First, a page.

Mere inefficiency, unsatisfactory conduct, failure of good performance as the result of inability or incapacity, inadvertencies, ordinary negligence or good faith errors in judgment or discretion are not considered misconduct for unemployment insurance purposes unless it is of such degree or recurrence as to manifest culpability, wrongful intent, evil design, or an intentional or substantial disregard of an employer's interests or of an employee's duties and obligations. 76 Am.Jur.2d, Unemployment Compensation, § 54.

In keeping with the declaration of the state public policy of providing benefits to workers who are unemployed through no fault of their own as set forth in the Arkansas Employment Security Law (Ark.Stat. Ann. § 81-1101 et seq.), the statutory misconduct provision of the Law must be given an interpretation in keeping with that declared policy. Little Rock Furniture Mfg. Co. v. Commissioner of Labor, 227 Ark. 288, 291, 298 S.W.2d 56 (1957). It should not be so literally construed as to affect a forfeiture of benefits by an employee except in clear instances of misconduct. 76 Am. Jur.2d, Unemployment Compensation, § 52.

On the record before us, it might well be argued that the appellee's misrepresentations of data on the daily logs and reports which he was required to keep constituted clear instances of misconduct within the meaning of the law. Certainly in the business world any misrepresentations of the nature admitted by this employee are serious. Even though the procedures used in completing daily logs may have seemed somewhat outmoded and impractical, as appellee claims, this would not justify an employee in falsifying reports which were required by the employer and considered by management to be necessary, current and practical. If this court was entitled to make the original determination of this case upon the same evidence considered by the Board of Review, we would probably reach a different conclusion and hold that this employee was not eligible to receive unemployment benefits; however, we are not privileged to substitute our findings of fact for that of the Arkansas Employment Security Board of Review. Even where the evidence is undisputed, the credibility of witnesses and the drawing of inferences is for the Board of Review, not the courts. Harris v. Daniels, supra, and cases there cited. In the case before us, the Board accepted and believed the explanations and excuses given by Mr. Rogers for his admitted questionable activities. The Board of Review found as a matter of fact that appellee generally performed the work to the best of his ability and did not knowingly or willingly act in a manner against the best interest or welfare of his employer. While it may be hard for us to understand how the Board of Review could reach the conclusion it did, we are bound by the decision of the Board as we cannot say there is no substantial evidence in the record to support the decision. As noted, the evidence was in conflict, and although that part of it which supports the appellee-claimant is strongly disputed by the appellant-employer, we cannot say there was no substantial evidence to support the result reached by the Board of Review. Therefore we must affirm.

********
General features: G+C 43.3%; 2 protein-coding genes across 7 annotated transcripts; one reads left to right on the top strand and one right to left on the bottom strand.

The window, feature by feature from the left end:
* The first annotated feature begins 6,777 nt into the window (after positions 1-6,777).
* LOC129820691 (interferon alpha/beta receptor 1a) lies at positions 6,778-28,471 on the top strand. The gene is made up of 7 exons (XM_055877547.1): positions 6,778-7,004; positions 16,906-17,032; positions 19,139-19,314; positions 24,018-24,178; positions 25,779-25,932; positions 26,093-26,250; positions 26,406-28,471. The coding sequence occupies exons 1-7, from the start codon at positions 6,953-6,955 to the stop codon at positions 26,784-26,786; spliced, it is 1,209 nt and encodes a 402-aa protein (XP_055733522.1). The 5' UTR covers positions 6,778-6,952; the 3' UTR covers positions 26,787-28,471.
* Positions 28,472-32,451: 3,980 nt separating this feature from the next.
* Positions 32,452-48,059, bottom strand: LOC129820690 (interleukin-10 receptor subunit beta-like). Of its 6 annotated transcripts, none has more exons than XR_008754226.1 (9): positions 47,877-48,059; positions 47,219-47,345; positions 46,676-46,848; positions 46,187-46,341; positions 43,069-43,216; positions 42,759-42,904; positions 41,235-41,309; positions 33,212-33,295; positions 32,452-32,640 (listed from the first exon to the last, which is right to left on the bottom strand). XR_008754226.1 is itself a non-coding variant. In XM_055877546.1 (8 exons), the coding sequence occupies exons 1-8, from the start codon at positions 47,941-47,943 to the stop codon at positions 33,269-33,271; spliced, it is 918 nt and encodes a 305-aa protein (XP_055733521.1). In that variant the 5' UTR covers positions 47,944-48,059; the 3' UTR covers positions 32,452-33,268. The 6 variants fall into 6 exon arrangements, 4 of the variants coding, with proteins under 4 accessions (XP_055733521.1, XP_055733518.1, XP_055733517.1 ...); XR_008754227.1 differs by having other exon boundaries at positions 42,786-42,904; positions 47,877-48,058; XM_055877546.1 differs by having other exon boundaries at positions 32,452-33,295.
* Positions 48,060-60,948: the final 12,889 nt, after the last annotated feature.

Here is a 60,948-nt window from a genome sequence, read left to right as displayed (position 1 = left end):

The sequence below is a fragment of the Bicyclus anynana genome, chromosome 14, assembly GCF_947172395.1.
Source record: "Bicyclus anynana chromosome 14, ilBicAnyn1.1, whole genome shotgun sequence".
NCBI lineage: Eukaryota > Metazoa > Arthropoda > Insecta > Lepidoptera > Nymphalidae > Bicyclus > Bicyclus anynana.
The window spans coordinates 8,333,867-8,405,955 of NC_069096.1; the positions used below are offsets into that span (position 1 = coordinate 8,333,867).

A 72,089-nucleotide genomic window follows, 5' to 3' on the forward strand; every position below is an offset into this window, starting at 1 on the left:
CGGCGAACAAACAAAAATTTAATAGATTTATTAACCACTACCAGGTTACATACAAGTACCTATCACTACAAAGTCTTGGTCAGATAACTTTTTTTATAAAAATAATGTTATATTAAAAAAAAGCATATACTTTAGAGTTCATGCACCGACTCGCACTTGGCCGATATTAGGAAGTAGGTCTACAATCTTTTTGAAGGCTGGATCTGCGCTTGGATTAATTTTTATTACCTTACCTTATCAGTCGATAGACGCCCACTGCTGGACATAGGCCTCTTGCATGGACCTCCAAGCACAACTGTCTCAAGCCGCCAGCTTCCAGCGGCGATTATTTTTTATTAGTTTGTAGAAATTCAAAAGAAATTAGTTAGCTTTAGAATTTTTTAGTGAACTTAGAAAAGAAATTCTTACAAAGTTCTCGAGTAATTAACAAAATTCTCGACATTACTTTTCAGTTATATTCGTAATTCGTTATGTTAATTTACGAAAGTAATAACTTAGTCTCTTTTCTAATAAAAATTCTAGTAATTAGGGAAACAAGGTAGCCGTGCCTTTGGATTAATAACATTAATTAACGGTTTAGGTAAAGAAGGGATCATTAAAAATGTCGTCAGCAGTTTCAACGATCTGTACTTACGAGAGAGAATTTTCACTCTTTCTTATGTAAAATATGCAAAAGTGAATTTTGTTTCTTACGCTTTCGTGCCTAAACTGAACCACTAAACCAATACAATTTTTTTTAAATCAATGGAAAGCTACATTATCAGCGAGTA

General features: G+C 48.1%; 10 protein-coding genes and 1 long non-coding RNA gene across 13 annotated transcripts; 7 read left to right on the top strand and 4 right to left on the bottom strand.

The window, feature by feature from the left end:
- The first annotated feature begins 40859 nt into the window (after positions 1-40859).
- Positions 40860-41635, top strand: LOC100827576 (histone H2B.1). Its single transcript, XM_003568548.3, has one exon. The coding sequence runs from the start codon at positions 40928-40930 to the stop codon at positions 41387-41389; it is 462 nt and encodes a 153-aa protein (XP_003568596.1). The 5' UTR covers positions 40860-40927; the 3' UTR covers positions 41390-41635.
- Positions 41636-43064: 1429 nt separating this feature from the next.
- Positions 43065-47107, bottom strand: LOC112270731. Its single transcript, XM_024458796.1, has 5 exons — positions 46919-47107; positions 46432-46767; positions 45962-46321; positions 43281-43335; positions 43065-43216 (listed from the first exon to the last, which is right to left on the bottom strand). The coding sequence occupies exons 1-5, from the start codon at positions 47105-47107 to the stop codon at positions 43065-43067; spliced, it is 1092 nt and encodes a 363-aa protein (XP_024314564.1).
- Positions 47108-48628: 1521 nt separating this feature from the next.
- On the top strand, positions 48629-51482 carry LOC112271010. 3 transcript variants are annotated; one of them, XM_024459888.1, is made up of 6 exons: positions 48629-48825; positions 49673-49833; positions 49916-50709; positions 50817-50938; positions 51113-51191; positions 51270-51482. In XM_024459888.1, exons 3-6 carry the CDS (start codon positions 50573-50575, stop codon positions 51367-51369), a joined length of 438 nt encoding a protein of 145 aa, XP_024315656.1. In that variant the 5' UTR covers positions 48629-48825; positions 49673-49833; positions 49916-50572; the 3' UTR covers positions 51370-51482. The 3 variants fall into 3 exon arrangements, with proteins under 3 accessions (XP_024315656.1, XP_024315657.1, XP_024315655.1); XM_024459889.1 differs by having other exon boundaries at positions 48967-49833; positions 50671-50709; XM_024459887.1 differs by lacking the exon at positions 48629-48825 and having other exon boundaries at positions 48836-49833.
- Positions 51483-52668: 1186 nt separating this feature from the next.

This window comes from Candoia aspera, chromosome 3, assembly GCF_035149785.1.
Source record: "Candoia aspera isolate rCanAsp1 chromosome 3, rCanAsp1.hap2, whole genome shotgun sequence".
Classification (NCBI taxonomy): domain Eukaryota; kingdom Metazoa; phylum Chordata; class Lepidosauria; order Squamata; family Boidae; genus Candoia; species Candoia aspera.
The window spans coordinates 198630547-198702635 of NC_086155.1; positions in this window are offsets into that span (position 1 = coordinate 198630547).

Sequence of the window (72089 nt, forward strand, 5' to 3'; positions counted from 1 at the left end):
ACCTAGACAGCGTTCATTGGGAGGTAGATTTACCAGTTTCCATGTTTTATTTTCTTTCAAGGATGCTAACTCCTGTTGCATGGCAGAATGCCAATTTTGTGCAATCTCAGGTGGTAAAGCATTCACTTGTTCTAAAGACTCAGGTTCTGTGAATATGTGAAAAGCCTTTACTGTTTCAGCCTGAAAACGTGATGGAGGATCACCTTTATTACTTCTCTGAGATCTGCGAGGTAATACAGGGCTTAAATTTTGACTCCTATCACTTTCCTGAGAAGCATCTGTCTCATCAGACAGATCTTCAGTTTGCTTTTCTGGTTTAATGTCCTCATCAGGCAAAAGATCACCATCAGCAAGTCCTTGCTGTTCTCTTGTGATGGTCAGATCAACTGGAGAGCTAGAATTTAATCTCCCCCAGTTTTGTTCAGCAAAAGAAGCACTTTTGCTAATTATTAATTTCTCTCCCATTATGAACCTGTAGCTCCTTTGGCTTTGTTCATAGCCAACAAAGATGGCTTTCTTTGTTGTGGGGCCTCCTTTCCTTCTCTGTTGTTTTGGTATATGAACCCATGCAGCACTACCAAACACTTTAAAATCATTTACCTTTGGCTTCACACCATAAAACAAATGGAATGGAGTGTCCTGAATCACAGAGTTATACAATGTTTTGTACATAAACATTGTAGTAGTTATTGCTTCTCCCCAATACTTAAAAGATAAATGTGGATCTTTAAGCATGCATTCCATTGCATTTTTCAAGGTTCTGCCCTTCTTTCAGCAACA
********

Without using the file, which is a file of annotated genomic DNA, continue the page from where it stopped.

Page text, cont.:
HAYS, J., dissents.